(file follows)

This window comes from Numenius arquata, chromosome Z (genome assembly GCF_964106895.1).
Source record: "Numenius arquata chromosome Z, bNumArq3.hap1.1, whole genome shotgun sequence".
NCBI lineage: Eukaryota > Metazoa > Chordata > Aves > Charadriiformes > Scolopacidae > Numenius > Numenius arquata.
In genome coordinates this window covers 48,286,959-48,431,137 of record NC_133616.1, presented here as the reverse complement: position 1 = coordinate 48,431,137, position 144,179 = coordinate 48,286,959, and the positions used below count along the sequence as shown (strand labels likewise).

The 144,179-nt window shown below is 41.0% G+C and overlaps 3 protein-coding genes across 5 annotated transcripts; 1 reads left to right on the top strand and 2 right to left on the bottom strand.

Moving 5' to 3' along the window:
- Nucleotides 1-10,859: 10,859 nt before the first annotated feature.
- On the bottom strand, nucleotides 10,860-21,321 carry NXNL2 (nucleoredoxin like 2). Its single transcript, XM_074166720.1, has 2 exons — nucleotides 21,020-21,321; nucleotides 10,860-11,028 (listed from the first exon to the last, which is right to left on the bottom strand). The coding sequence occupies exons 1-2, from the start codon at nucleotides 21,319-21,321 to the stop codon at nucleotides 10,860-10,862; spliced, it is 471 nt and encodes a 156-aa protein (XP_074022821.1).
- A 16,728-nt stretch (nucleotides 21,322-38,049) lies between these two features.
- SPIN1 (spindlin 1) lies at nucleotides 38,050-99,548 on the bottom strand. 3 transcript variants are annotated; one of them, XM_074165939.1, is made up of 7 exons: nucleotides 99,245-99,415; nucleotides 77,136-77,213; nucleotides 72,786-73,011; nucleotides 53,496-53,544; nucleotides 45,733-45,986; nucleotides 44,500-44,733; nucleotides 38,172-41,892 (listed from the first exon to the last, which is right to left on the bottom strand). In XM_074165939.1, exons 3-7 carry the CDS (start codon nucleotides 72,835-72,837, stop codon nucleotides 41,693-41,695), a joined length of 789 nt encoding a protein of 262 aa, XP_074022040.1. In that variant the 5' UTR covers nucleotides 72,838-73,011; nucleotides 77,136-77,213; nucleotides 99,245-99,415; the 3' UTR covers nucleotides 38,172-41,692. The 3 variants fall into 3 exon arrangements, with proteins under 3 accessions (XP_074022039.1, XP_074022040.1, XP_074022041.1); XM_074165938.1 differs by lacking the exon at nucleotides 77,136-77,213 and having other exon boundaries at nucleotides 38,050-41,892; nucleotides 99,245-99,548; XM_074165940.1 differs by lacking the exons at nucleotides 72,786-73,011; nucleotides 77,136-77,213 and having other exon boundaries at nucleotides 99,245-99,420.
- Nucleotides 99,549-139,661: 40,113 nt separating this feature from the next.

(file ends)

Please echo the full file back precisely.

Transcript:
This window comes from Numenius arquata, chromosome Z (genome assembly GCF_964106895.1).
Source record: "Numenius arquata chromosome Z, bNumArq3.hap1.1, whole genome shotgun sequence".
NCBI lineage: Eukaryota > Metazoa > Chordata > Aves > Charadriiformes > Scolopacidae > Numenius > Numenius arquata.
In genome coordinates this window covers 48,286,959-48,431,137 of record NC_133616.1, presented here as the reverse complement: position 1 = coordinate 48,431,137, position 144,179 = coordinate 48,286,959, and the positions used below count along the sequence as shown (strand labels likewise).

The 144,179-nt window shown below is 41.0% G+C and overlaps 3 protein-coding genes across 5 annotated transcripts; 1 reads left to right on the top strand and 2 right to left on the bottom strand.

Moving 5' to 3' along the window:
- Nucleotides 1-10,859: 10,859 nt before the first annotated feature.
- On the bottom strand, nucleotides 10,860-21,321 carry NXNL2 (nucleoredoxin like 2). Its single transcript, XM_074166720.1, has 2 exons — nucleotides 21,020-21,321; nucleotides 10,860-11,028 (listed from the first exon to the last, which is right to left on the bottom strand). The coding sequence occupies exons 1-2, from the start codon at nucleotides 21,319-21,321 to the stop codon at nucleotides 10,860-10,862; spliced, it is 471 nt and encodes a 156-aa protein (XP_074022821.1).
- A 16,728-nt stretch (nucleotides 21,322-38,049) lies between these two features.
- SPIN1 (spindlin 1) lies at nucleotides 38,050-99,548 on the bottom strand. 3 transcript variants are annotated; one of them, XM_074165939.1, is made up of 7 exons: nucleotides 99,245-99,415; nucleotides 77,136-77,213; nucleotides 72,786-73,011; nucleotides 53,496-53,544; nucleotides 45,733-45,986; nucleotides 44,500-44,733; nucleotides 38,172-41,892 (listed from the first exon to the last, which is right to left on the bottom strand). In XM_074165939.1, exons 3-7 carry the CDS (start codon nucleotides 72,835-72,837, stop codon nucleotides 41,693-41,695), a joined length of 789 nt encoding a protein of 262 aa, XP_074022040.1. In that variant the 5' UTR covers nucleotides 72,838-73,011; nucleotides 77,136-77,213; nucleotides 99,245-99,415; the 3' UTR covers nucleotides 38,172-41,692. The 3 variants fall into 3 exon arrangements, with proteins under 3 accessions (XP_074022039.1, XP_074022040.1, XP_074022041.1); XM_074165938.1 differs by lacking the exon at nucleotides 77,136-77,213 and having other exon boundaries at nucleotides 38,050-41,892; nucleotides 99,245-99,548; XM_074165940.1 differs by lacking the exons at nucleotides 72,786-73,011; nucleotides 77,136-77,213 and having other exon boundaries at nucleotides 99,245-99,420.
- Nucleotides 99,549-139,661: 40,113 nt separating this feature from the next.